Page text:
So life is temporarily a little crazy.  We’re trying to do the work of two dozen people with a skeleton crew.  It’s all I can do to keep my desk functional. I have lists upon lists, just to keep all the ideas and tasks straight.  Somewhere in the pile of data that is my computer’s desktop I actually have a list of lists.  There are photos and maps, spreadsheets and layouts, online registration systems (two separate systems covering four events), custom reports, and all sorts of shared documents in the cloud.  If I lost my laptop this week I might as well just move to a country with no extradition treaty because there would be several dozen people looking to kill and/or sue me.  (Which reminds me, I need to do a hard drive backup today.)

This would be depressing except that I live for challenges like this.  Brett and I wouldn’t kill ourselves putting together these events if we didn’t really enjoy it.  The standard we set for ourselves is high, but when it comes together at the end and people say “You guys did a great job!”, it all seems worthwhile—and then we start planning for the next year.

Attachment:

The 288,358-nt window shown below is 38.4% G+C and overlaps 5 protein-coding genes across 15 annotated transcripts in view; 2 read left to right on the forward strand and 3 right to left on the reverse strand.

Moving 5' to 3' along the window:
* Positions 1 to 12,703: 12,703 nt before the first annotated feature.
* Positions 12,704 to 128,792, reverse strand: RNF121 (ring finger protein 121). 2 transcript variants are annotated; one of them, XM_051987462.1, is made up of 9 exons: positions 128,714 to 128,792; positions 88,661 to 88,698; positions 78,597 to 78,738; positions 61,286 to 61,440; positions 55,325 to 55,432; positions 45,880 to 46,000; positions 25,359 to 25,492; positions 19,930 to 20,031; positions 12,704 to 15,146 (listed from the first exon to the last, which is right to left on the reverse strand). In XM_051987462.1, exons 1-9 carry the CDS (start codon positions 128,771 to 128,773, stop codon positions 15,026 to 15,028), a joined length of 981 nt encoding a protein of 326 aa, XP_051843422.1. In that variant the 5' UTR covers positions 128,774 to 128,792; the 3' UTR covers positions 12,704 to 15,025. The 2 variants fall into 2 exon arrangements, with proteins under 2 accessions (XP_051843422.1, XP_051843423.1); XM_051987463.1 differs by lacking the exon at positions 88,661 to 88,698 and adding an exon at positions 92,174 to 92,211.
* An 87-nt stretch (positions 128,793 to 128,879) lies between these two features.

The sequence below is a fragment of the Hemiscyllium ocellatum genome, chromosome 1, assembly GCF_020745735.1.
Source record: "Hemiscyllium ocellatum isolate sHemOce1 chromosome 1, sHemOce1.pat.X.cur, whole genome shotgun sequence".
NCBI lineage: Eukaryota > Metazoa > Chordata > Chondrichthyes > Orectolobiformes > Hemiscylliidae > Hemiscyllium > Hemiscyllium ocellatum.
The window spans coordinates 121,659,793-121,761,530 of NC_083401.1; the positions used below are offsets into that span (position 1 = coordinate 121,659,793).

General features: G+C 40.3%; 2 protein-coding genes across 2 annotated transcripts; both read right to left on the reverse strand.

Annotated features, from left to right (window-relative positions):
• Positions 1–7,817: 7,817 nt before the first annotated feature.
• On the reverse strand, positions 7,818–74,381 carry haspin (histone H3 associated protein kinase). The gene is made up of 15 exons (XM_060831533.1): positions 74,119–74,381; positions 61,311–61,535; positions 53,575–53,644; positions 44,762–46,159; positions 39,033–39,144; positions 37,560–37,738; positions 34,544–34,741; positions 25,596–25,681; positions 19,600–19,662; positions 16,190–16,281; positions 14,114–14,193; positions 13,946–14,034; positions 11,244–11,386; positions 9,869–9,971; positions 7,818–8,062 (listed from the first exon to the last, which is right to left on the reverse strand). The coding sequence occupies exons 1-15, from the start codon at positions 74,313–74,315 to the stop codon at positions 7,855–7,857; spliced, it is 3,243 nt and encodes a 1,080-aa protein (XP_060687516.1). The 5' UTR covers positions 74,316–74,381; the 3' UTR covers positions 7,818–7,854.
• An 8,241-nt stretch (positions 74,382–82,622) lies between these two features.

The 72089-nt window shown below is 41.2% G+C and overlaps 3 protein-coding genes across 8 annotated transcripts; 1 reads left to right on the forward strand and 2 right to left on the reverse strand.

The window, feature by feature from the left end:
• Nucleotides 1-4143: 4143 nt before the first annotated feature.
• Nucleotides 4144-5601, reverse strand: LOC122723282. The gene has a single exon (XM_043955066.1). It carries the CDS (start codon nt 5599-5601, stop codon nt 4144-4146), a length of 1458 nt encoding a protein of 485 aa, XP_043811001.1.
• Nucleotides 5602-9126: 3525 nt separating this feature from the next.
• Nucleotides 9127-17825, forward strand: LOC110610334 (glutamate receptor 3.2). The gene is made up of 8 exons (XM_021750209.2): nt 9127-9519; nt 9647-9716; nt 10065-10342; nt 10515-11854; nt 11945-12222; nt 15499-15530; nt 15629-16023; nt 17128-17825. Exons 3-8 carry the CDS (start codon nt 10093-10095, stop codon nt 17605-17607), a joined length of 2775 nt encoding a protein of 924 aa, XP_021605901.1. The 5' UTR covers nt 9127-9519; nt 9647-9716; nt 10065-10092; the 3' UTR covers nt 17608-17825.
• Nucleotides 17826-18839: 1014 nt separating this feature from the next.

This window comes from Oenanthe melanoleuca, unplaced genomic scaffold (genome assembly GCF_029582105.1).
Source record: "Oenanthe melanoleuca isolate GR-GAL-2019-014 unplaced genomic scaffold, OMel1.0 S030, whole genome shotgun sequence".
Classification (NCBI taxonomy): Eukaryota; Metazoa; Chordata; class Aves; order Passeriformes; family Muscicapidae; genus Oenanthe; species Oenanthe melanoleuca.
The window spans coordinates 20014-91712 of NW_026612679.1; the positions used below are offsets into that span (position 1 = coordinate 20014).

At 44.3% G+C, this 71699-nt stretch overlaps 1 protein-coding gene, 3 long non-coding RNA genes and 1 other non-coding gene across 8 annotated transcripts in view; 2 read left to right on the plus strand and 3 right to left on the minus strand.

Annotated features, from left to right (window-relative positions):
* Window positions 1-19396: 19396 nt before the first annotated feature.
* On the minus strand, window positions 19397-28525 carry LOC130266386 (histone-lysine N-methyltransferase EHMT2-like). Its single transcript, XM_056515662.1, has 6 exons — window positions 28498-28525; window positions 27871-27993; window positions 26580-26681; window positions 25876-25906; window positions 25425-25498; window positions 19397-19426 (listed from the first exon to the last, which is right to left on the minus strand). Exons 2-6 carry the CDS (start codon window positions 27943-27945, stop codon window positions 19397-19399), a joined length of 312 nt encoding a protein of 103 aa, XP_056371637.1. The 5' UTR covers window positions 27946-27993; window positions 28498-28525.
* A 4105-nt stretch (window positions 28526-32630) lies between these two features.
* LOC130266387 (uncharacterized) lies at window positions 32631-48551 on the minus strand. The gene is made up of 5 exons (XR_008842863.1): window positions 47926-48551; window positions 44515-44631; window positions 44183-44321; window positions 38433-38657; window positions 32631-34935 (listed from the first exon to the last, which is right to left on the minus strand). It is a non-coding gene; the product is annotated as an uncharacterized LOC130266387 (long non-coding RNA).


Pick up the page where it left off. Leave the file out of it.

In the meantime there are sacrifices, and the primary one right now is that we will not be able to get into the Airstream until at least sometime late next week.  I haven’t begun packing yet, although Eleanor has done much of the household stuff.  My packing should be simple, since I didn’t take much out of the trailer when we got home a few weeks ago.  I’ve got a small pile of clothes to add from the laundry and then my office stuff (laptop, cameras, etc).  Over the years I’ve gradually accumulated separate “Airstream clothes,” and “Airstream equipment,” so for example I don’t have to load in my flatbed scanner or printer because the Airstream has its own that never get unloaded.  This saves a lot of time. And that’s a good thing, because time is definitely something that is a bit scarce right now.